• You say that like you think he wants people to be paying attention.

  6. So the country is now too poor to help 65 year old widowed and single virtually penniless women pay their grocery and rent bills. 

    • What is so magical about age 65?   Was it decreed in the Bible or the Koran or something as the mandatory age of retirement?  Are you saying our statutory deemed age of retirement should stay the same forever, regardless of what happens to human life expectancy and health?

      • Misses the point entirely. The point is it has been estimated the a quarter of OAS recipients are almost certainly going to feel the pain disproportionately. Across the board changes are just dumb – expect Harper not to change his mind. It has been also pointed out that HC costs are going to be far more of a problem then OAS – Harper’s picked the wrong target , as he often does.  

        • Why can’t he target both? And who says that this will be disproportionately felt by impoverished widows? A program could be specifically designed to grant them more money rather than cutting EVERYBODY a cheque. And don’t you think it’s just a little bit cowardly to hide behind little old ladies. I hear Harper’s a coward but I thought you Liberals and NDP types were brave.

          • Ah no. that would be discrimination.  The point is,  the elderly poor are disproportionately female – for a variety of reasons.

          • Statistically you may be right, but you’re discussing a cohort that was born in a different time, i.e. the late 40s and 50s, when working outside the home and earning a pension wasn’t that common. So of course women are more highly represented. That’s changing. It’s demographics, and you should take some time to understand it. The knowledge would inform your opinions and likely change a few of them.

          • Sure that’s exactly what they proposed isn’t it!

            With apologist like you they don’t need to be brave do they?

      • It is not magical. It is the product of a politician who Harper, try as he might, can only be a pale imitation of in his grasping for power.

        Bismarck introduced it to pacify a restive population and seduce it into believing he cared about the population as more than just fodder. Just like Harper.

        The age was chosen because very few, at that period, would live long enough to collect and Harper has much the same aim. His own pension is secure and prodigious so what matters the suckers?

        • twit – the average Canadian lives to be 81.4 years. Try googling before you bother us with your drivel and left wing spew. You waste everyone’s time.

      • Retirement age is actually lower in many developed countries, but you’re right in saying its an arbitrary number. To Harper it’s just another way to pay for those massive corporate tax cuts.

    • This reminds me of Gordon Campbell early on his rule. One of the first things he did to reduce all the supposed fat the ndp had built up was to cancel bus passes for seniors.  There was such a backlash he had to backdown.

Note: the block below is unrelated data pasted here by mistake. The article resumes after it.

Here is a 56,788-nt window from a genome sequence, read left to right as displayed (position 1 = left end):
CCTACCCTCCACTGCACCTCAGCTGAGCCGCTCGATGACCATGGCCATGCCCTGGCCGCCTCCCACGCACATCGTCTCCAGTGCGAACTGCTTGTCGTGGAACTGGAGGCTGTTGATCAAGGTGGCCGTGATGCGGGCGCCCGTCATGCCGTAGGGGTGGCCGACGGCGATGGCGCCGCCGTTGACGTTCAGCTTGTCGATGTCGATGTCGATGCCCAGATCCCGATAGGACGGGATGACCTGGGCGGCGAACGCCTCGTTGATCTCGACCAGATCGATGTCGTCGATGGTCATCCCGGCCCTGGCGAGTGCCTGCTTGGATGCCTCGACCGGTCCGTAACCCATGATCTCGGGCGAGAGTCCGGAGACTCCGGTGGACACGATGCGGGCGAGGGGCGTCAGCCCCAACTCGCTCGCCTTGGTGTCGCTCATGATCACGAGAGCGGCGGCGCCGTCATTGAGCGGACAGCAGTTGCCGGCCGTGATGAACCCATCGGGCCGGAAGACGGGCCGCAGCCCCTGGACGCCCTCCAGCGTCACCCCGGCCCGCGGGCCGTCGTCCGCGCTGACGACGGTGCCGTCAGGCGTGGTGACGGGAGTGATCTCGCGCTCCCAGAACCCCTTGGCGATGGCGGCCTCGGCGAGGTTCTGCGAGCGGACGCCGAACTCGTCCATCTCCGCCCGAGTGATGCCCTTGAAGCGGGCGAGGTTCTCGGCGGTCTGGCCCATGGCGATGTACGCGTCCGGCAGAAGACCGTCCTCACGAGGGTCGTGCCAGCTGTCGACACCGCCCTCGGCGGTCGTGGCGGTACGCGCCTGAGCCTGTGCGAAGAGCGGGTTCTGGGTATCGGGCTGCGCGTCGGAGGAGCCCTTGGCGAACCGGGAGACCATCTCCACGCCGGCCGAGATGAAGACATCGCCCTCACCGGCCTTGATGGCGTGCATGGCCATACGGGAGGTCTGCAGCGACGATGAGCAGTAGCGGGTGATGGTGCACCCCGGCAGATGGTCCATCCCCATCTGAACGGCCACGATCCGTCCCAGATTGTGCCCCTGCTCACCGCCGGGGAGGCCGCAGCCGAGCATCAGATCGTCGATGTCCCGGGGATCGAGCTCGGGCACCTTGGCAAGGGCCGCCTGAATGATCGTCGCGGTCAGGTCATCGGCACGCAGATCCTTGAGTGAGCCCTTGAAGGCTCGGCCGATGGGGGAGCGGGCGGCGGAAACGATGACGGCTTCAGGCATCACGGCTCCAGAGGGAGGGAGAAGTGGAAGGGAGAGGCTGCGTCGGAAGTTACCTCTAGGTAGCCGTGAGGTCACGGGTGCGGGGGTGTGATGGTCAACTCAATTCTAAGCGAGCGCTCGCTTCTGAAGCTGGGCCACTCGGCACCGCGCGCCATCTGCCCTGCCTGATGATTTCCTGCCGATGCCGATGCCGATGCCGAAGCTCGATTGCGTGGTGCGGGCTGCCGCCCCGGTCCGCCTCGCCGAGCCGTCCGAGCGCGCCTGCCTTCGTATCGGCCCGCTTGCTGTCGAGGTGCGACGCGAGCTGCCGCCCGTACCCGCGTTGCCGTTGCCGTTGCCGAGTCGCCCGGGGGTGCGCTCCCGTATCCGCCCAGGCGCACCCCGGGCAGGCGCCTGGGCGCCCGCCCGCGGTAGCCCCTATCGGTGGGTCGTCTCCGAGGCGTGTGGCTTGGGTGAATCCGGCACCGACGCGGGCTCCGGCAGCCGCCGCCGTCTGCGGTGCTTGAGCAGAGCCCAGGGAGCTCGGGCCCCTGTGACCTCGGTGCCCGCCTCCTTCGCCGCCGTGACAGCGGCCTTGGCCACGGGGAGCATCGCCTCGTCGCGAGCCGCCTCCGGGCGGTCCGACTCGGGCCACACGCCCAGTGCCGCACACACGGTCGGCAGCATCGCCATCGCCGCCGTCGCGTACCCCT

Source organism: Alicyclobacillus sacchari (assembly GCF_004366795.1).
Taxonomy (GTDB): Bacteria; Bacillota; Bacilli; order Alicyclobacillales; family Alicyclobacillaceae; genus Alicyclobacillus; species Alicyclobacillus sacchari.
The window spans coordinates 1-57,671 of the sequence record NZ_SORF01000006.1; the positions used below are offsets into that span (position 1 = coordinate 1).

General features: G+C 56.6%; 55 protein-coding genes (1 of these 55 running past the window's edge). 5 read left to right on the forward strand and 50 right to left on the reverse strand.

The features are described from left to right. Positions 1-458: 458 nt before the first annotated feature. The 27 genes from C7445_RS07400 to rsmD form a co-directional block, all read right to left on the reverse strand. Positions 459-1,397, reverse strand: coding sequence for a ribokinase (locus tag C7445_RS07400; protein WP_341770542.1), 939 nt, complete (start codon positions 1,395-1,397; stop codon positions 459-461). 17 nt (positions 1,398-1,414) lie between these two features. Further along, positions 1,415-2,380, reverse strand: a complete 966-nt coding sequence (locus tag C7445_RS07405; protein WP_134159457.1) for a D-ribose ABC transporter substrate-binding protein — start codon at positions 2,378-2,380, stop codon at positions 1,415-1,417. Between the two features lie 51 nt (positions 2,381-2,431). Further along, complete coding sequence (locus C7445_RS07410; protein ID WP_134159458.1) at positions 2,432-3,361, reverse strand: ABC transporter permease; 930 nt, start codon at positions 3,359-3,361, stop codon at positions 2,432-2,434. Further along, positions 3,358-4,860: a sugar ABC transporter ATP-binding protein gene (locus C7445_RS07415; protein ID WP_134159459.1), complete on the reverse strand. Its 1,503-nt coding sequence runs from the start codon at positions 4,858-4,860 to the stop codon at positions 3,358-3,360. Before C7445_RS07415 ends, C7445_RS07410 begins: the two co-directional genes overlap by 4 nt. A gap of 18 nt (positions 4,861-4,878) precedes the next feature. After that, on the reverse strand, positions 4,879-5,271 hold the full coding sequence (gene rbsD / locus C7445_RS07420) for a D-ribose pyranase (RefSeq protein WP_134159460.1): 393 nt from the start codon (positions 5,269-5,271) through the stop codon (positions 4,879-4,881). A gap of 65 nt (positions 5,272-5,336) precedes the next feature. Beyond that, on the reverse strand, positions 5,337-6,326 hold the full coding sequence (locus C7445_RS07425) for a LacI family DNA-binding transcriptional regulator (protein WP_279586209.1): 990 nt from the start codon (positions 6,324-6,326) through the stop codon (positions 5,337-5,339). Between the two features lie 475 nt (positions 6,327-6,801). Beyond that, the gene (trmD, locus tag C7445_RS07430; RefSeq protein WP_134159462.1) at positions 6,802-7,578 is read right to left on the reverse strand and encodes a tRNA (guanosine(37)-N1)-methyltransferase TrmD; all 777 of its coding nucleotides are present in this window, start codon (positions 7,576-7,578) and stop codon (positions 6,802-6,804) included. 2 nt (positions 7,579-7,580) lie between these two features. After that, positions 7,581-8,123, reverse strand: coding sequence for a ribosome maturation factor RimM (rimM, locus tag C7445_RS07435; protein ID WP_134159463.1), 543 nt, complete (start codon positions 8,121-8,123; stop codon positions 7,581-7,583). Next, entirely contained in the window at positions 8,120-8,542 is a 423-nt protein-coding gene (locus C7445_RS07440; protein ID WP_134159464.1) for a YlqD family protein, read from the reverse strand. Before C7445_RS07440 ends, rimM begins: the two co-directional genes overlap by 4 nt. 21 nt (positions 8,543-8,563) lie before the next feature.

7. Dear Mr Wells

    And your point is?

    • Perhaps you should read his last sentence or two – might help, i doubt it though.

    • Reading is FUNdamental.

  8. I don’t think liberals and the left generally can complain too much about this. Some of us have been complaining for years Harper’s agenda is hidden – now it isn’t. Let him go for it – it is still our job to stop him , slow him down or just mitigate the damage…personally i welcome it is out there now…game on!!…like majority PMs before him he does not hold all the cards and he will not win all the battles unless we let him.

  9. Hidden agenda,I doubt it from a Conservative,probably bring back the Union Jack,scrap medicare,get rid of the CanadaPension.

  10. Just shows how the liberal and tory agenda’s are the same

  11. God help us!

  12. When you start with a bad system of government you will always end up with a bad leader. Direct Democracy is the only answer. For those who don’t know what that means, it’s were the people tell the government what they can do, not the other way around.

  13. Canada will look like it did in the Fifties after the Conservatives are done with it. Privatized Healthcare, Capital Punishment, and a more aggressive Pro-American Foreign Policy will be Canada’s future. It will be like Trudeaumania never happened. They’ll reverse everything Lester B. Pearson achieved (Peace Keeping, preventing World War 3, Nobel Peace Prize, Presidency of the United Nations, etc.) All the achievements of the Liberal Party over the last forty years will be reversed, and undone. Harper’s (America’s puppet) hidden agenda is not so hidden anymore.

  14. Little policies from little men. Cut science,cut environment, No technology initiatives and terrible unvisionary energy policies. Canada is destined to be a backwater with leadership like this.

  15. let’s see cadman affair(an act of treason), 6 years of election fraud, pro-rogue parliament to block war crimes investigations, refusing to report to the parliamentary budget office, shipped our manufacturing to communist china, detruction of food safety, and envitonmental protection, suspension of disbeleif criminal policy…hey name someting good from the harper regime has done…